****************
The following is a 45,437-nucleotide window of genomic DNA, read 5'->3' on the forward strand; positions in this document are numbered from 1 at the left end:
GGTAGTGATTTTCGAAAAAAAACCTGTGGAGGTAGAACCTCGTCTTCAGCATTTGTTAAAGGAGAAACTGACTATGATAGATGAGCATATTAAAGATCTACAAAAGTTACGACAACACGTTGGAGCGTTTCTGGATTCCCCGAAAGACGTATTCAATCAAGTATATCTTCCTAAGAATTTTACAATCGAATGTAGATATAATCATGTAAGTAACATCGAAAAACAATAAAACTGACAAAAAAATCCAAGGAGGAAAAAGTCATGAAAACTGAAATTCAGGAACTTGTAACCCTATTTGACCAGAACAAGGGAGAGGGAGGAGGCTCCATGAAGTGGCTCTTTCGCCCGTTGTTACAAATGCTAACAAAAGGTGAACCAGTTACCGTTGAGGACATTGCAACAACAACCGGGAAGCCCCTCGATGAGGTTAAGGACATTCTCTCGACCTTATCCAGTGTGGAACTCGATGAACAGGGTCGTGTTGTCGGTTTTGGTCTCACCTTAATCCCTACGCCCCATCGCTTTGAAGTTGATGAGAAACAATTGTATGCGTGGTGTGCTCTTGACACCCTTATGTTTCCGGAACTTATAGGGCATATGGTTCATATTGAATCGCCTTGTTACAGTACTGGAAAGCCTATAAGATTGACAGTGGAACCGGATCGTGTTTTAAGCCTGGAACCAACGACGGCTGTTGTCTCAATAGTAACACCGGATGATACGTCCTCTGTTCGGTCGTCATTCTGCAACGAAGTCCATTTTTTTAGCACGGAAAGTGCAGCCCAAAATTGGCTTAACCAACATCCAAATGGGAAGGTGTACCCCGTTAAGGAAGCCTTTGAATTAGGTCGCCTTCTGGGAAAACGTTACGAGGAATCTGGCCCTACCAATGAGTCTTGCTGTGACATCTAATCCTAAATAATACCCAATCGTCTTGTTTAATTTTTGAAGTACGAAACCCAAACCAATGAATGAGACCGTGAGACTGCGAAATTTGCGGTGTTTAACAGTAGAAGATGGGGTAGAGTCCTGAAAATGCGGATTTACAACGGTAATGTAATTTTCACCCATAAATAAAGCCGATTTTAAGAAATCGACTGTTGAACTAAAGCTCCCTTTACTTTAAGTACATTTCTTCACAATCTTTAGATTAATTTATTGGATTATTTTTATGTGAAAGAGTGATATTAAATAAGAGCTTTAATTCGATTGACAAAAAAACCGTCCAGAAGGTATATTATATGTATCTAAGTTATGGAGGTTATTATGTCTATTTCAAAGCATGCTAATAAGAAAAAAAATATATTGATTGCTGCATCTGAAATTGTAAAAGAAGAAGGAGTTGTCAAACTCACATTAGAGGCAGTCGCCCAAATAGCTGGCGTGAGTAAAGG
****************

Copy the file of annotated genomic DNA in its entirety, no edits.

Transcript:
The following is a 45,437-nucleotide window of genomic DNA, read 5'->3' on the forward strand; positions in this document are numbered from 1 at the left end:
GGTAGTGATTTTCGAAAAAAAACCTGTGGAGGTAGAACCTCGTCTTCAGCATTTGTTAAAGGAGAAACTGACTATGATAGATGAGCATATTAAAGATCTACAAAAGTTACGACAACACGTTGGAGCGTTTCTGGATTCCCCGAAAGACGTATTCAATCAAGTATATCTTCCTAAGAATTTTACAATCGAATGTAGATATAATCATGTAAGTAACATCGAAAAACAATAAAACTGACAAAAAAATCCAAGGAGGAAAAAGTCATGAAAACTGAAATTCAGGAACTTGTAACCCTATTTGACCAGAACAAGGGAGAGGGAGGAGGCTCCATGAAGTGGCTCTTTCGCCCGTTGTTACAAATGCTAACAAAAGGTGAACCAGTTACCGTTGAGGACATTGCAACAACAACCGGGAAGCCCCTCGATGAGGTTAAGGACATTCTCTCGACCTTATCCAGTGTGGAACTCGATGAACAGGGTCGTGTTGTCGGTTTTGGTCTCACCTTAATCCCTACGCCCCATCGCTTTGAAGTTGATGAGAAACAATTGTATGCGTGGTGTGCTCTTGACACCCTTATGTTTCCGGAACTTATAGGGCATATGGTTCATATTGAATCGCCTTGTTACAGTACTGGAAAGCCTATAAGATTGACAGTGGAACCGGATCGTGTTTTAAGCCTGGAACCAACGACGGCTGTTGTCTCAATAGTAACACCGGATGATACGTCCTCTGTTCGGTCGTCATTCTGCAACGAAGTCCATTTTTTTAGCACGGAAAGTGCAGCCCAAAATTGGCTTAACCAACATCCAAATGGGAAGGTGTACCCCGTTAAGGAAGCCTTTGAATTAGGTCGCCTTCTGGGAAAACGTTACGAGGAATCTGGCCCTACCAATGAGTCTTGCTGTGACATCTAATCCTAAATAATACCCAATCGTCTTGTTTAATTTTTGAAGTACGAAACCCAAACCAATGAATGAGACCGTGAGACTGCGAAATTTGCGGTGTTTAACAGTAGAAGATGGGGTAGAGTCCTGAAAATGCGGATTTACAACGGTAATGTAATTTTCACCCATAAATAAAGCCGATTTTAAGAAATCGACTGTTGAACTAAAGCTCCCTTTACTTTAAGTACATTTCTTCACAATCTTTAGATTAATTTATTGGATTATTTTTATGTGAAAGAGTGATATTAAATAAGAGCTTTAATTCGATTGACAAAAAAACCGTCCAGAAGGTATATTATATGTATCTAAGTTATGGAGGTTATTATGTCTATTTCAAAGCATGCTAATAAGAAAAAAAATATATTGATTGCTGCATCTGAAATTGTAAAAGAAGAAGGAGTTGTCAAACTCACATTAGAGGCAGTCGCCCAAATAGCTGGCGTGAGTAAAGG